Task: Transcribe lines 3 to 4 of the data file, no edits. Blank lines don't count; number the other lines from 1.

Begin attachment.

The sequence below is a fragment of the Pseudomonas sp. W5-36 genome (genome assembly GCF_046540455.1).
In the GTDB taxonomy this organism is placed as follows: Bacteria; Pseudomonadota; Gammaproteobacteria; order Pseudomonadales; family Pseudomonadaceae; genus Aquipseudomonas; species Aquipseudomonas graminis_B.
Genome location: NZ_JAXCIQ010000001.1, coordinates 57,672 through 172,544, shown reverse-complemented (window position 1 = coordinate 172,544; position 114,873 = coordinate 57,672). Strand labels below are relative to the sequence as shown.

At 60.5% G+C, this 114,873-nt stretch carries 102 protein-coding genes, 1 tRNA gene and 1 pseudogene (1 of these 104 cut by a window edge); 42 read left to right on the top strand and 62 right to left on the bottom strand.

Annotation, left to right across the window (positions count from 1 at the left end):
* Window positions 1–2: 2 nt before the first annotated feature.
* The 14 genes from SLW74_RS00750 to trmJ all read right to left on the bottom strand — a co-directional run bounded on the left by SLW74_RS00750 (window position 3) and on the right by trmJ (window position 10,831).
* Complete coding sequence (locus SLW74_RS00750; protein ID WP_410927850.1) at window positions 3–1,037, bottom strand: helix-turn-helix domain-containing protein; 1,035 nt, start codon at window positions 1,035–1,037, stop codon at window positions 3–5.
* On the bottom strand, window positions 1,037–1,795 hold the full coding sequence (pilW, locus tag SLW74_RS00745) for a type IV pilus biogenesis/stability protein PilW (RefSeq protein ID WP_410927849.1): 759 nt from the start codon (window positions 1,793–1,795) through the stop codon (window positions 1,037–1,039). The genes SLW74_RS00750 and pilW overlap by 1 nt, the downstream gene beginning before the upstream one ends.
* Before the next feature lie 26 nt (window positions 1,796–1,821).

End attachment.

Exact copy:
Genome location: NZ_JAXCIQ010000001.1, coordinates 57,672 through 172,544, shown reverse-complemented (window position 1 = coordinate 172,544; position 114,873 = coordinate 57,672). Strand labels below are relative to the sequence as shown.

At 60.5% G+C, this 114,873-nt stretch carries 102 protein-coding genes, 1 tRNA gene and 1 pseudogene (1 of these 104 cut by a window edge); 42 read left to right on the top strand and 62 right to left on the bottom strand.